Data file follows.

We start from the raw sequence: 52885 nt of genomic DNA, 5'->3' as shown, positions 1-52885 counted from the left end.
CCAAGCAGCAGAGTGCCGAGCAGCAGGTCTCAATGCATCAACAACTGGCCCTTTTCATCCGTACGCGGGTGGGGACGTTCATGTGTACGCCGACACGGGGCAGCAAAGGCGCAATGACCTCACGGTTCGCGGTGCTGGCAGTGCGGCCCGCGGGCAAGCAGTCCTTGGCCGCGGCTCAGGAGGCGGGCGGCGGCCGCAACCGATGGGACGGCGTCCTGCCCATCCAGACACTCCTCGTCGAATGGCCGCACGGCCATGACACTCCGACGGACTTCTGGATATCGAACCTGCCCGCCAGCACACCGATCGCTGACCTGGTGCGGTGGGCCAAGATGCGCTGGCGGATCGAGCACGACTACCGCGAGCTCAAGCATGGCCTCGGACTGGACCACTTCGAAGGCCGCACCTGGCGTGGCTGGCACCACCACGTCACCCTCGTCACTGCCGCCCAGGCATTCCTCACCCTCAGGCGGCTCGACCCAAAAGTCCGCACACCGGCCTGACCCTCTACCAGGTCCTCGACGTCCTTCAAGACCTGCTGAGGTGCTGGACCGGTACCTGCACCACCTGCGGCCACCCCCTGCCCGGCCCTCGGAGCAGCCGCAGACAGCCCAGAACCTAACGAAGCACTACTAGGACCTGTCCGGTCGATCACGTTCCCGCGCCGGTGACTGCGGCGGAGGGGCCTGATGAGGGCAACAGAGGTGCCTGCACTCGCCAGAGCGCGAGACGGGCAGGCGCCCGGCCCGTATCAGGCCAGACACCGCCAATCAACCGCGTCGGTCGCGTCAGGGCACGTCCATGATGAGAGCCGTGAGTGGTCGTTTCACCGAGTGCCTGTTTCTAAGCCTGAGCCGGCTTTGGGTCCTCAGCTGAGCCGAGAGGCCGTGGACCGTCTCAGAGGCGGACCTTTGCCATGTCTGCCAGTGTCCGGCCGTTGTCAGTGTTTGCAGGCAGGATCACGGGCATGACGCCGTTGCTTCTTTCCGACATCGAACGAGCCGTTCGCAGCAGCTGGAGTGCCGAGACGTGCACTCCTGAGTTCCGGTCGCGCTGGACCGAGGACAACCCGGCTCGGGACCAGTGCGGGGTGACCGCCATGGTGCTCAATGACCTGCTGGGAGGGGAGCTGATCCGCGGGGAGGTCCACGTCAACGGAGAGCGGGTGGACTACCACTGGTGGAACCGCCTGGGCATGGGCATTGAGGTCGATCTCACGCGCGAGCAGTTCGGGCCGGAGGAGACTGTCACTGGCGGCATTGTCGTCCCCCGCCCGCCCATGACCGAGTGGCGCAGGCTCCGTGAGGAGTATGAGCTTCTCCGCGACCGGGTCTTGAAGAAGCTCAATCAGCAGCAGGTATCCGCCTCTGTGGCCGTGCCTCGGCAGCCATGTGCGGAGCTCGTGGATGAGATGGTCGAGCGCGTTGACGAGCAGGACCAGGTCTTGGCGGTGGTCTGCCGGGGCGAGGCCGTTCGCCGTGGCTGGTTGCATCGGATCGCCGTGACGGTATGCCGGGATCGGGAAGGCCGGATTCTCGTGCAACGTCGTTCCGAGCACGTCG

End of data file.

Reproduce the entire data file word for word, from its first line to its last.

We start from the raw sequence: 52885 nt of genomic DNA, 5'->3' as shown, positions 1-52885 counted from the left end.
CCAAGCAGCAGAGTGCCGAGCAGCAGGTCTCAATGCATCAACAACTGGCCCTTTTCATCCGTACGCGGGTGGGGACGTTCATGTGTACGCCGACACGGGGCAGCAAAGGCGCAATGACCTCACGGTTCGCGGTGCTGGCAGTGCGGCCCGCGGGCAAGCAGTCCTTGGCCGCGGCTCAGGAGGCGGGCGGCGGCCGCAACCGATGGGACGGCGTCCTGCCCATCCAGACACTCCTCGTCGAATGGCCGCACGGCCATGACACTCCGACGGACTTCTGGATATCGAACCTGCCCGCCAGCACACCGATCGCTGACCTGGTGCGGTGGGCCAAGATGCGCTGGCGGATCGAGCACGACTACCGCGAGCTCAAGCATGGCCTCGGACTGGACCACTTCGAAGGCCGCACCTGGCGTGGCTGGCACCACCACGTCACCCTCGTCACTGCCGCCCAGGCATTCCTCACCCTCAGGCGGCTCGACCCAAAAGTCCGCACACCGGCCTGACCCTCTACCAGGTCCTCGACGTCCTTCAAGACCTGCTGAGGTGCTGGACCGGTACCTGCACCACCTGCGGCCACCCCCTGCCCGGCCCTCGGAGCAGCCGCAGACAGCCCAGAACCTAACGAAGCACTACTAGGACCTGTCCGGTCGATCACGTTCCCGCGCCGGTGACTGCGGCGGAGGGGCCTGATGAGGGCAACAGAGGTGCCTGCACTCGCCAGAGCGCGAGACGGGCAGGCGCCCGGCCCGTATCAGGCCAGACACCGCCAATCAACCGCGTCGGTCGCGTCAGGGCACGTCCATGATGAGAGCCGTGAGTGGTCGTTTCACCGAGTGCCTGTTTCTAAGCCTGAGCCGGCTTTGGGTCCTCAGCTGAGCCGAGAGGCCGTGGACCGTCTCAGAGGCGGACCTTTGCCATGTCTGCCAGTGTCCGGCCGTTGTCAGTGTTTGCAGGCAGGATCACGGGCATGACGCCGTTGCTTCTTTCCGACATCGAACGAGCCGTTCGCAGCAGCTGGAGTGCCGAGACGTGCACTCCTGAGTTCCGGTCGCGCTGGACCGAGGACAACCCGGCTCGGGACCAGTGCGGGGTGACCGCCATGGTGCTCAATGACCTGCTGGGAGGGGAGCTGATCCGCGGGGAGGTCCACGTCAACGGAGAGCGGGTGGACTACCACTGGTGGAACCGCCTGGGCATGGGCATTGAGGTCGATCTCACGCGCGAGCAGTTCGGGCCGGAGGAGACTGTCACTGGCGGCATTGTCGTCCCCCGCCCGCCCATGACCGAGTGGCGCAGGCTCCGTGAGGAGTATGAGCTTCTCCGCGACCGGGTCTTGAAGAAGCTCAATCAGCAGCAGGTATCCGCCTCTGTGGCCGTGCCTCGGCAGCCATGTGCGGAGCTCGTGGATGAGATGGTCGAGCGCGTTGACGAGCAGGACCAGGTCTTGGCGGTGGTCTGCCGGGGCGAGGCCGTTCGCCGTGGCTGGTTGCATCGGATCGCCGTGACGGTATGCCGGGATCGGGAAGGCCGGATTCTCGTGCAACGTCGTTCCGAGCACGTCG